Cunningham Versus Fury MSG Fight Card Preview
By Robert Brizel, Head Real Combat Media Correspondent
New York, NY (April 20th,2013)–Main Events, Hennessy Sports, Peltz Boxing Promotions, USNBC Television and Norway Viasat Sport Television will present an exciting six fight boxing card on Saturday afternoon, April 20, 2013, broadcast live from Madison Square Garden Theater.
The event is a rare public television broadcast in the United states, as boxing continues its return to widespread popularity in the mainstream media. It’s a wonderful throwback to the golden days of boxing in the 1970’s and 1980’s, where boxing fans could sit at home and enjoy the best fight cards in the world in the company of family and friends. Boxing takes its place with professional baseball, football, basketball, hockey and the Olympic Games as public television entertainment. Kathy Duva, Mick Hennessy, and Russell Peltz deserve enormous credit for bringing boxing back to prime time telecasts, following Steve Cunningham’s televised heavyweight bout with Tomas Adamek.
The card will begin with two four rounders. 18 year old heavyweight Hughie Fury of the United Kingdom (a cousin of Tyson Fury) will fight unknown Alex Rozman in a battle of 1-0 fighters. Hughie’s height has been various reported as being between 6’6″ and 6’8″. At 234 pounds, Hughie is 14 pounds less than his cousin Tyson. If Hughie is in fact 6’8″ as he claims (one inch less than Tyson), his size and strength alone should be sufficient to win this four round bout to open the Madison Square Garden. No information about his 1-0 opponent Rozman was available at press time.
In the second bout, two time New York City Golden Gloves Champion Polish heavyweight prospect Adam Kownacki of Brooklyn, New York, age 24, 4-0 with four knockouts, should make short work in the first three rounds of Calbert Lewis, a 37 year old Gary Indiana journeyman who lost both of the four rounders he fought in 2012 by decision in Indiana.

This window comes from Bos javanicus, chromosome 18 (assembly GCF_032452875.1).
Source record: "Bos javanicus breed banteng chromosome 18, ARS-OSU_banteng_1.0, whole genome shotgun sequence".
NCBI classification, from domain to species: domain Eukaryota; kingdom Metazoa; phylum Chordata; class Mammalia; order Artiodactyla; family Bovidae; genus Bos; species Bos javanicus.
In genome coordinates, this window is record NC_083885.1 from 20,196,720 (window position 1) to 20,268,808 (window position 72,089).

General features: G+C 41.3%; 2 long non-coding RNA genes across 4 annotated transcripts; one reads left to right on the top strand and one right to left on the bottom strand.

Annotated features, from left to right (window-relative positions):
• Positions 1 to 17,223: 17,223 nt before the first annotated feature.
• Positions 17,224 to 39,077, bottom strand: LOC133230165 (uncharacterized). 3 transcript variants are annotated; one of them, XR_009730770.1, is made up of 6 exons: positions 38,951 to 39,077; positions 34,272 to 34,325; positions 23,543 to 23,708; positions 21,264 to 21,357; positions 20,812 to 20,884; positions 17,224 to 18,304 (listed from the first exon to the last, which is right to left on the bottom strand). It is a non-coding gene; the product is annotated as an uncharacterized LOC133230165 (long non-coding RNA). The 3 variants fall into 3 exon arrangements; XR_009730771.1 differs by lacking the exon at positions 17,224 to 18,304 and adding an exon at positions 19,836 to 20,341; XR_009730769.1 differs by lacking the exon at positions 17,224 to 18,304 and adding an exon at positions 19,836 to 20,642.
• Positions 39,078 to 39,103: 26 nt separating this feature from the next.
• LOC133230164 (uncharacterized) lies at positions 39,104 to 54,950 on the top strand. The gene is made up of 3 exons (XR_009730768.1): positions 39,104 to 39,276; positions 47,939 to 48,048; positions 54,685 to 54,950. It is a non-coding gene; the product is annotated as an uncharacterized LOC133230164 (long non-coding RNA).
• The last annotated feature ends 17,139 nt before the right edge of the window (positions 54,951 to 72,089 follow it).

Cruiserweight prospect Sevdail Sherifi of Switzerland, age 24, 9-1-2, eight knockouts, makes his American debut in the third bout against onetime Boxing 360 southpaw fighter Joshua Harris, 30, of Youngstown, Ohio, a loser of three of his last four bouts. Sherifi lost a six rounder in his professional debut in 2009, but is unbeaten in his last 11 pro bouts. Harris has been knocked out in the first round by Julio Cesar Matthews and Jeremiah Graziano, and knocked out in the second round in his last outing in March 2012 by Stivens Bujaj, fighters with a combined record of 33-0. 2 of 3 of Sherifi’s opponents have been knocked out. Expect Sherifi to stop Harris anytime from the fourth round on.
Rapidly rising Philadelphia lightweight prospect Karl Dargan, 27, now 12-0 with six knockouts, will fight rough tough Dominican fighter Edwardo Valdez of New York City, the New York State Lightweight Champion, 12-9-2 with two knockouts. Valdez took DiBella Entertainment prospect Ivan Redkach on an eight round trip to hell in December 2012 at Roseland. Valdez will take Dargan to school. Expect Dargan to win a hard fought six round decision in an exciting undercard bout sure to please the crowd. Valdez’ record is deceiving. Dargan will have to have a big heart and strong chin and be in top form to outgun Valdez, who is always in the house and gives a great accounting of himself. If Dargan can stop Valdez, is would be a major step in the advancement of his career. Valdez is a major test for Dargan.